Useful Info with Funny Titles

2010: Symptoms of asthma can be alleviated by riding on rollercoasters.

2008:  Expensive placebos work better than inexpensive placebos

2003:  The hippocampi of London taxi drivers are more highly developed.  (I have been to London, and I am not surprised by this.)

1998:  The Man who Pricked His Finger and Smelt Putrid for Five Years.

1997:  Listening to Muzak stimulates your immune system

1993:  “Acute Management of the Zipper-Entrapped Penis


That’s Dedication

2009:  Donald Unger, an allergist/immunologist, won the Medicine prize for personally investigating the claim that knuckle-cracking causes arthritis by cracking the knuckles of only one hand, daily, for six decades.
And finally:

Nice Try

1996: Presented to tobacco company scientists for “their unshakeable discovery, as revealed in sworn testimony to the U.S. Congress, that nicotine is not addictive.”

Prescription: Take with grain of salt

Directions for my dicloxacillin Rx:  “Take one tablet by mouth every 6 hours 1 hour before a meal or 2 hours after a meal for 14 days.

According to my time-consuming math, this means I’m supposed to have only two meals a day (unless I schedule “dinner” for 4am) and each time I only have a 3 hour window to eat.

Also, I have to get up after only 6 hours of sleep to take a pill, but then can’t eat breakfast for an hour.

… For 2 weeks.

You cannot tell me people do this successfully.

No wonder patients have trouble taking prescriptions as directed.  Especially if they’re prescribed more than one with this particular “we-must-provide-100%-ideal-pharmacokinetics-or-so-help-us-god” militant brand of directions.

I may have a passing grade in pharmacology, but these pills are smarter than me.  So I’m sure I’ll eventually ignore the finer details of the directions – which is sad, since I’m a person with tons of free time, supposed higher education, and alleged common sense.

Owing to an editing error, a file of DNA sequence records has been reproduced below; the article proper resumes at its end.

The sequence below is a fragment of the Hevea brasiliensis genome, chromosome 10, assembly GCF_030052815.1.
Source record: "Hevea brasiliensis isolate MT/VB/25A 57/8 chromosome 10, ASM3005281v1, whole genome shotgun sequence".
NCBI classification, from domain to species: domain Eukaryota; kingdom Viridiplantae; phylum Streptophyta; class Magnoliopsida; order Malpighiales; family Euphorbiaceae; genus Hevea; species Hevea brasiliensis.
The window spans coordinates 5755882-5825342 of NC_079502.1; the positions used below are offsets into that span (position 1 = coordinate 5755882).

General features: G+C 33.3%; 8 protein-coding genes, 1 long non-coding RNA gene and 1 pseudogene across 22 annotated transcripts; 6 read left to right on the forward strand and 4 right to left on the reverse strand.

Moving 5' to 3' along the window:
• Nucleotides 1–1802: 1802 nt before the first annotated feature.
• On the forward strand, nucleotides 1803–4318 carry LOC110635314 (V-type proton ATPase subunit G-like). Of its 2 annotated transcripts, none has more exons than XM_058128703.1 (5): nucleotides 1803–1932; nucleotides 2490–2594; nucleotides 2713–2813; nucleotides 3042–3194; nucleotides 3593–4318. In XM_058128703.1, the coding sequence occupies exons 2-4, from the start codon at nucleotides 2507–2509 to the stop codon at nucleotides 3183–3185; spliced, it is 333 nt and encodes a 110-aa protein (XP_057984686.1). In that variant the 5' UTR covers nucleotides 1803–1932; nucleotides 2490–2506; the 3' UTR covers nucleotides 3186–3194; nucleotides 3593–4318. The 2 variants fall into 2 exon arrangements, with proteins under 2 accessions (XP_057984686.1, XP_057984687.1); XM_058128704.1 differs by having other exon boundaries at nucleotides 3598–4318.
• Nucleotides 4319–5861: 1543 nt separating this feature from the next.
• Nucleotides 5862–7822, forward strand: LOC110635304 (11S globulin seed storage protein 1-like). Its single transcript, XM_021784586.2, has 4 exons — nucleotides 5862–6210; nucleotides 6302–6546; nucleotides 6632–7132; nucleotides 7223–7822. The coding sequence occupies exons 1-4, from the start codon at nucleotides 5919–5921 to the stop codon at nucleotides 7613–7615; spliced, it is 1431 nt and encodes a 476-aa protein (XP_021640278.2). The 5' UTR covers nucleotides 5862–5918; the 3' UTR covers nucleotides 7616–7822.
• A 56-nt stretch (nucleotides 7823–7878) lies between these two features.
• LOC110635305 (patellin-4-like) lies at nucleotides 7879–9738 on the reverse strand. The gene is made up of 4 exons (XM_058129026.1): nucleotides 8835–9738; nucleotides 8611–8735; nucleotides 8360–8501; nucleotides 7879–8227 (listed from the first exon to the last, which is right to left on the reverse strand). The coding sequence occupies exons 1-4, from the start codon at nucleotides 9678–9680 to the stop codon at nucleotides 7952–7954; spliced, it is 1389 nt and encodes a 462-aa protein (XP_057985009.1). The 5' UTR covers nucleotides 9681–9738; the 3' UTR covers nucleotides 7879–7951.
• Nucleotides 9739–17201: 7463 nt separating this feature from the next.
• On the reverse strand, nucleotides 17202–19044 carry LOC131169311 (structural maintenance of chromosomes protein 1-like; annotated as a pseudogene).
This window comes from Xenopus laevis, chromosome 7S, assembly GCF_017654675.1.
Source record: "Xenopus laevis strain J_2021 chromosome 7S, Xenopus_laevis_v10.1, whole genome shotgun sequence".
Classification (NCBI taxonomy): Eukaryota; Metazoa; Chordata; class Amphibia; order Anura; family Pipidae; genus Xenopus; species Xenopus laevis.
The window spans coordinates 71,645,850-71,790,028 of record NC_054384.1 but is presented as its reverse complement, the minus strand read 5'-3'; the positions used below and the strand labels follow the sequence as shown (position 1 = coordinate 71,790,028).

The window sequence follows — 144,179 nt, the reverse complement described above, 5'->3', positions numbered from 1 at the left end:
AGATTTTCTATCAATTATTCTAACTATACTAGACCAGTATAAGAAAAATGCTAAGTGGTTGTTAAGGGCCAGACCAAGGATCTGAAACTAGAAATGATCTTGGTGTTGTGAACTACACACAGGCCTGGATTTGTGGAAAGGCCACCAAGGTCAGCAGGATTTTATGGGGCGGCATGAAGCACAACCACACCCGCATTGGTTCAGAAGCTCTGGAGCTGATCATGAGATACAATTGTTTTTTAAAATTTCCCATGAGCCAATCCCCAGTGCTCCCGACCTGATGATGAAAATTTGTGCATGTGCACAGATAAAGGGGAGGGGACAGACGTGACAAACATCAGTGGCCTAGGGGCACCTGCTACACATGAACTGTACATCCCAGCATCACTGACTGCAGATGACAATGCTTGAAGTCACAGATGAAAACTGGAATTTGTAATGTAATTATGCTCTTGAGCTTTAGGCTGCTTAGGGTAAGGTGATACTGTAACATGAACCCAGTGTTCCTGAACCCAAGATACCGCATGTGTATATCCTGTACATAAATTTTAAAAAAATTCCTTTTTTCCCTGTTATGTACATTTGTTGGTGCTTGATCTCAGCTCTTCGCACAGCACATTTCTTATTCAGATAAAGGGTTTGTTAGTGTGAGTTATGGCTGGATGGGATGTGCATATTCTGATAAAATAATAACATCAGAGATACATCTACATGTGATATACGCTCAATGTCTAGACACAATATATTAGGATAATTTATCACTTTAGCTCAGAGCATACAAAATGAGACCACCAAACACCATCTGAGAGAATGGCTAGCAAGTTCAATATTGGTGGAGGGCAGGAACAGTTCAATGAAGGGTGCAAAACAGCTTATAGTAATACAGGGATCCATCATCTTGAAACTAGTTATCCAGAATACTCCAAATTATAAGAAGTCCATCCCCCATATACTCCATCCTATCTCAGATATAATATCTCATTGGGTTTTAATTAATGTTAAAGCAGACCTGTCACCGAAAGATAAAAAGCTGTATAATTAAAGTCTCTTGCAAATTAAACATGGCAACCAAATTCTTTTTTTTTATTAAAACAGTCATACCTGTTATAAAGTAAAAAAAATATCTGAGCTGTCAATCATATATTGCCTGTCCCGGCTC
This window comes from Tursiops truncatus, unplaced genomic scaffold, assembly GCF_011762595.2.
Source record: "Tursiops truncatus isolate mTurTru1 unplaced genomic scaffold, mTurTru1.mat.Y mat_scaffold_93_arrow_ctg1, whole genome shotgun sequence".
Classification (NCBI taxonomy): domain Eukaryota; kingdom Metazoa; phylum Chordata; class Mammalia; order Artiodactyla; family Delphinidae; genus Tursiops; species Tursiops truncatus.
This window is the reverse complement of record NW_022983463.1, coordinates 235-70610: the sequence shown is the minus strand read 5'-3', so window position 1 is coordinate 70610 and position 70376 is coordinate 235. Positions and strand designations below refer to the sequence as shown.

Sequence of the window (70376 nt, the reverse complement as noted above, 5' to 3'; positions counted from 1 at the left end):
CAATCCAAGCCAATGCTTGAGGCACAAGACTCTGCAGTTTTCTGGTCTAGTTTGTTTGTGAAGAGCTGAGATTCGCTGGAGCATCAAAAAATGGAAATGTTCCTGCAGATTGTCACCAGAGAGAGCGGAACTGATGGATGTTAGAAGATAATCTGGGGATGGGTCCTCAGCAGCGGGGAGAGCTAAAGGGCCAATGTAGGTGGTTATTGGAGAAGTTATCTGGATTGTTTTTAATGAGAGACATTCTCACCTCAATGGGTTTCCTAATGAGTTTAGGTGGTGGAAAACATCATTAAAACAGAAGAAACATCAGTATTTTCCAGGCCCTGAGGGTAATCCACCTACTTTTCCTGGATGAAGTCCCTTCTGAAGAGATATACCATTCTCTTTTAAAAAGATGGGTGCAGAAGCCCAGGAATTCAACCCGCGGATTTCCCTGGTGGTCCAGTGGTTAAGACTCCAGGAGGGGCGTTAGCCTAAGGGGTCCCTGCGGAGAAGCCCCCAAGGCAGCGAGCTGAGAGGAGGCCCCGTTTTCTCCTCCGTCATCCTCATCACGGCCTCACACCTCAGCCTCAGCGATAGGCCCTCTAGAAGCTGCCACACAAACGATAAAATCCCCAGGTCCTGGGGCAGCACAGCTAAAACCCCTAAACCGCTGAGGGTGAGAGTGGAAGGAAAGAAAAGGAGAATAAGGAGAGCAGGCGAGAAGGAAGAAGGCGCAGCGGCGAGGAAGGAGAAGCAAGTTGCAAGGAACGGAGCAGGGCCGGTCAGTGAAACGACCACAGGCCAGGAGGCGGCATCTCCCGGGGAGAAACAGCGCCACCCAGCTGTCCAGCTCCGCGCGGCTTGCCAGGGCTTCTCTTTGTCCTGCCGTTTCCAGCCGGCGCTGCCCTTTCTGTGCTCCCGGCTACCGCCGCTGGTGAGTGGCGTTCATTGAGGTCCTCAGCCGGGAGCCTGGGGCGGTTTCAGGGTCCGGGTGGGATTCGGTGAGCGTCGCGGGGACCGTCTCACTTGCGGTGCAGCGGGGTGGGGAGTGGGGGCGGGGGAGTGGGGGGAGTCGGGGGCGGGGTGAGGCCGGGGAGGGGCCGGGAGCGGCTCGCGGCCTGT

You know, for all the buzz about the alleged ‘convenience’ of prescribing a penicillinase-resistant penicillin in oral form (and I hope you correctly assume that by “all the buzz” I mean “that one comic in Clinical Micro Made Ridiculously Simple”), I’d rather just cart around an IV.

Typical Sunday night, really.

Boyfriend is currently studying for Step 2, while I’m studying for “oh god, I’m going to be an M3 in 6 months”.  So sometimes we quiz each other.

Boyfriend:  Okay. There’s a woman in her 60s – a smoker with a history of COPD and diabetes mellitus who presents to you in the middle of a current stroke.  She frequently travels on long, crowded bus rides.  What’s the most likely etiology of the stroke?
Me:  … Hmm.  Any medications?
Boyfriend:  Estrogen pills, albuterol, and metformin.
Me:  *am stumped* Well, what are her stroke symptoms?
Boyfriend:  Doesn’t matter.

Me:  Well, why does she travel on buses so much?